And once a week, maybe even twice, someone comes in for an hour and lifts something from here to there, cleans something else, finds something you've lost, fixes something, tidies up so you won't be ashamed to ask someone to visit, makes the bed, makes a pot of tea -- maybe sits down and has a chat, makes a phone call, delivers something to a neighbour, gets something from the shops.
And if you're lucky -- and often you are -- these people are kind, caring. They make the difference between dignity and anguish. Between an approximation of normality and the approach of despair. The people who do this work are not paid a fortune, but it's more important in human terms than most of the work that most of us do.
This one hour of help the State provides -- this one poxy hour -- makes a big difference in a life made small by age and infirmity. This might be my life within a few years, or yours. One poxy hour.
And now they're taking away 600,000 hours of home help.
That's a lot of pain they're dumping onto the most vulnerable. But, of course, Dr Reilly knows nothing of this. He moans about what we've been persuaded to call the "budget overrun". The Department of Health calls it that, so does the HSE, and people like Brendan Howlin. So the media adopts the language as its own and we're told all about the "budget overruns".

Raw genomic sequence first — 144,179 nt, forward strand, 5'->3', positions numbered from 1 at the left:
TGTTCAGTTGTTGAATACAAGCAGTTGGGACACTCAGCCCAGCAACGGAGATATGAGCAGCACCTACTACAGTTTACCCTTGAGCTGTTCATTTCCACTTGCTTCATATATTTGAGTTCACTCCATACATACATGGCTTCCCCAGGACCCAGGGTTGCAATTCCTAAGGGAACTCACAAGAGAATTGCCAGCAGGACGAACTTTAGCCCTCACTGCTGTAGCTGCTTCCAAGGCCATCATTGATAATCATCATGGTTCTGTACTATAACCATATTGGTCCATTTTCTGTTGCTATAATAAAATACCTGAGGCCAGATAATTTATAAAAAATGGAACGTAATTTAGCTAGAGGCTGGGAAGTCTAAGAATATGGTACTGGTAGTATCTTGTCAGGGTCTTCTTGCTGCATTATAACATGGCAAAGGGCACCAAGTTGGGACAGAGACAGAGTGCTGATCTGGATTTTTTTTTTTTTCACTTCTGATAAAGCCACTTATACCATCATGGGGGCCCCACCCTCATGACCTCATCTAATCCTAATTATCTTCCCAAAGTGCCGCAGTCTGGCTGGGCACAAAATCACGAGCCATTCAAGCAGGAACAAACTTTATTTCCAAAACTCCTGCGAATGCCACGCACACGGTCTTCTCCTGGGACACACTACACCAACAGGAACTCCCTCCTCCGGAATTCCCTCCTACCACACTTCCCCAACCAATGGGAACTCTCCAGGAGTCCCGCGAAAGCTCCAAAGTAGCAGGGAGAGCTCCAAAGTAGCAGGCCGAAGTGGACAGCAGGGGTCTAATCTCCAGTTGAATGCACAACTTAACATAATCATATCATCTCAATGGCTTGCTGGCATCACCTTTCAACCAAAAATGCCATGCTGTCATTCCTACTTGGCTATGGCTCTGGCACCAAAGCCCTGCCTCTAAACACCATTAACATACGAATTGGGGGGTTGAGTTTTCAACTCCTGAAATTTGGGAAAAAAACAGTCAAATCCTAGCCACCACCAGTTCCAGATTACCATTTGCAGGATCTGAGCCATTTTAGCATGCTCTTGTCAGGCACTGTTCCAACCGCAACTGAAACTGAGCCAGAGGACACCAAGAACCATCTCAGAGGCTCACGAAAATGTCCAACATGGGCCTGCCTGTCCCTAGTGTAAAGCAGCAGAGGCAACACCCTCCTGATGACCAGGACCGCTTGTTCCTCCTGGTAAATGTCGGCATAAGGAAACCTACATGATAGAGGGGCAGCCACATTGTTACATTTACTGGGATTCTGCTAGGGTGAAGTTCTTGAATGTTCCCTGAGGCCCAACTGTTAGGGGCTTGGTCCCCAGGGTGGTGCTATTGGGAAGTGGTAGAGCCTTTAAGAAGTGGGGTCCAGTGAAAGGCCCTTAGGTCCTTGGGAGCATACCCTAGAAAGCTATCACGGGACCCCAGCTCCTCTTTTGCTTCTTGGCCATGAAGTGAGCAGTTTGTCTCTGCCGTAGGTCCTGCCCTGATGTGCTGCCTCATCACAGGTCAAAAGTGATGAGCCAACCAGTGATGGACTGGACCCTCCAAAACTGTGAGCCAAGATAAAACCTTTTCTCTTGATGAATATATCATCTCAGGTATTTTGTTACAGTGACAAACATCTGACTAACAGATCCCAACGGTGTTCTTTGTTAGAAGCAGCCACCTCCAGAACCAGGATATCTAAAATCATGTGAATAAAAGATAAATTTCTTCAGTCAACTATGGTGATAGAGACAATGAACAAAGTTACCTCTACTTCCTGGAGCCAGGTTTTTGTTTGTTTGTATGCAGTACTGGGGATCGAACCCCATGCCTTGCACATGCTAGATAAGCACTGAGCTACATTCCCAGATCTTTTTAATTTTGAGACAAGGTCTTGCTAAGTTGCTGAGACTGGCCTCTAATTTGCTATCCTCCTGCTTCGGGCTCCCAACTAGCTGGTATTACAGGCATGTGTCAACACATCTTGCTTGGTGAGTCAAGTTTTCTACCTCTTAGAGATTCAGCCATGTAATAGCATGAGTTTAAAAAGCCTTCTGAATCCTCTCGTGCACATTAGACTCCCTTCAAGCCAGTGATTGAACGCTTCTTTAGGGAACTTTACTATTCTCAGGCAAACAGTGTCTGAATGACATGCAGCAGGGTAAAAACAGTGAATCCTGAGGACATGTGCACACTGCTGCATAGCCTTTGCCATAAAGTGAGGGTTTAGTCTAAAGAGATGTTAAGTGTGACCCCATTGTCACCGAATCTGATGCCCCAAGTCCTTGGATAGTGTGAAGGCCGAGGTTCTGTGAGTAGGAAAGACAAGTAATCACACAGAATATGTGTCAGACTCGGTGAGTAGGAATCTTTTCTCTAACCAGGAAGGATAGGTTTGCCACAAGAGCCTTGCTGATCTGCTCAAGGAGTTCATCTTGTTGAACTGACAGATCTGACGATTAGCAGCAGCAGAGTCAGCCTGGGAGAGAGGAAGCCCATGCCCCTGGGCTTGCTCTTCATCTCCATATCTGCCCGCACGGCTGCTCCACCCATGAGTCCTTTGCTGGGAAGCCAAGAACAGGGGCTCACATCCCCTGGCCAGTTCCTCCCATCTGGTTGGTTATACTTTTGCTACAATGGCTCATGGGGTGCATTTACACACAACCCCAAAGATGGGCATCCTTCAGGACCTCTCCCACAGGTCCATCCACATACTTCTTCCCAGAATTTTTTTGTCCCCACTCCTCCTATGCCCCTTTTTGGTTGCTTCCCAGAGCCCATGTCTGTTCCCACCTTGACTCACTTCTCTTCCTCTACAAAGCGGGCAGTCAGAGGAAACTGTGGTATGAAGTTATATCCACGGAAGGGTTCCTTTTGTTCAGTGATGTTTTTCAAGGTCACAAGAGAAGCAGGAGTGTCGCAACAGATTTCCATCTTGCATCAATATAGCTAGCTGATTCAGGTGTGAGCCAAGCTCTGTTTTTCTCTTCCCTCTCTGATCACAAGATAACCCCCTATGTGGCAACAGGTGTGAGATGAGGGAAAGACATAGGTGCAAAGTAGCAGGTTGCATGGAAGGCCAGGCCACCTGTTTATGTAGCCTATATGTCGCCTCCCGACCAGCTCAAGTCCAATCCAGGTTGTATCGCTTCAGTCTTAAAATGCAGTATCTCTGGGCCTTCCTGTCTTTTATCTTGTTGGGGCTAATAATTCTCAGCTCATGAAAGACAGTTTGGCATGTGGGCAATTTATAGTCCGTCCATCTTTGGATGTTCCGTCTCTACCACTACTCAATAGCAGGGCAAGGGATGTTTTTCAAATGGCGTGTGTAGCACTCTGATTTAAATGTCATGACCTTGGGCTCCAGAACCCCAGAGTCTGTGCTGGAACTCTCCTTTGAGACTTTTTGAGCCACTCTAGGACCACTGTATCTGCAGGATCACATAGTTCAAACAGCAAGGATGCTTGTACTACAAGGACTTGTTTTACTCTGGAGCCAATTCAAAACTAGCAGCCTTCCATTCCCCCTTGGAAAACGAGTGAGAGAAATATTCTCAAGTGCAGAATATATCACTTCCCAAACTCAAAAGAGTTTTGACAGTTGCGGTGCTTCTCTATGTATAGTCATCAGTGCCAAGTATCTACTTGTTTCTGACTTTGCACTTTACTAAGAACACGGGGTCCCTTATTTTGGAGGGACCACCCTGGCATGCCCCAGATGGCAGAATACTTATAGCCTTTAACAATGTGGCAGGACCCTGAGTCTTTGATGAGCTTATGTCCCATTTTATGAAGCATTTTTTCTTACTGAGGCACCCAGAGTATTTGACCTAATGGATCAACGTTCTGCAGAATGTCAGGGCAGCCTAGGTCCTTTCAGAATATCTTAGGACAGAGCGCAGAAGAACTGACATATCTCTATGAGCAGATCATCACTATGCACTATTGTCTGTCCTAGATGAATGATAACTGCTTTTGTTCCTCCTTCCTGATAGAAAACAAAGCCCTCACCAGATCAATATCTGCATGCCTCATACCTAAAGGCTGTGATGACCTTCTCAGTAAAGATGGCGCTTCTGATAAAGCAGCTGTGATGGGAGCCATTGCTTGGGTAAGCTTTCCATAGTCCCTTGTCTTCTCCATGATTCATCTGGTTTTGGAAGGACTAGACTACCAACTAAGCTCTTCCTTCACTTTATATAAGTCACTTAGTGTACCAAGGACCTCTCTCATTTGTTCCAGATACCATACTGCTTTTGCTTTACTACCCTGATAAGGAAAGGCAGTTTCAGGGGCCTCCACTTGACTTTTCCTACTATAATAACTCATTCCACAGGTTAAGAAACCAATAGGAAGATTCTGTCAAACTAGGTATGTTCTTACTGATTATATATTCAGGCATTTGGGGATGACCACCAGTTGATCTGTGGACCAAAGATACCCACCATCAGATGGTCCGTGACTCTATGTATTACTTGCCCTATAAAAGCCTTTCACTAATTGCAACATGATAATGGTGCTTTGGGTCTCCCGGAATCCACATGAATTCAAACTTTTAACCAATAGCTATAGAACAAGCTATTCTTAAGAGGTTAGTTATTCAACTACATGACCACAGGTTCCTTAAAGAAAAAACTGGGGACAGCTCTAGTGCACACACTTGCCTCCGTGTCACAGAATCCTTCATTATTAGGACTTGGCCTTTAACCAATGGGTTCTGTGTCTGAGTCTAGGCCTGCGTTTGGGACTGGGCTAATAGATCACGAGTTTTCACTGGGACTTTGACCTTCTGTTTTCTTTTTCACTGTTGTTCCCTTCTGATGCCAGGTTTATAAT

Come on, folks. Words are our business. We're not supposed to let one side or the other rig the game by abusing language. Health budgets have been cut. Hospitals don't get enough money to do their work. That's not a "budget overrun". That's budget underfunding.
That's how they cut deficits. They underfund budgets. You might think that right or wrong, but that's what it is. Name it for what it is.
I've been looking at bondwatchireland.blogspot.ie, where they keep track of all the money we're squandering on zombie banks. It tells me that on October 22 we're giving away €168m. This is just to do with Anglo, leaving aside the other zombies. And in November we're throwing away €139m on Anglo.
Guess how much James Reilly is cutting in the weeks to come (not that he knows anything about any particular cuts)? Total, €130m.
Of course, the €130m won't be actual savings. Much of the money would return in taxes and levies, the rest would be spent locally -- helping preserve private sector employment.
They don't care. We're on an austerity course, with our leaders sucking up to their masters in the troika, praying and simpering for a deal on bank debt.
(That last might have something to do with the bizarre leak of ECB letters to The Irish Times yesterday -- a leak that contains no quotes from the letters. This was -- how shall we put this -- a highly structured leak.)
They tell us the squandering of money, bailing out failed gamblers, has nothing to do with the real deficit, expenditure over income. We're told the deflation of the economy, ramping up unemployment, was unavoidable.
I'm sure they have graphs illustrating all this. Which may well next week be the subject of another highly structured leak.
Bottom line. The austerity policy is a belt-tightening exercise, combined with a transfer of huge resources from the citizens to the finance business. Selectively damaging the low and medium earners, the young, the sick and the elderly.
Next year, Reilly's cuts are pencilled in at €700m. Then there's 2014, and 2015, and 2016 . . .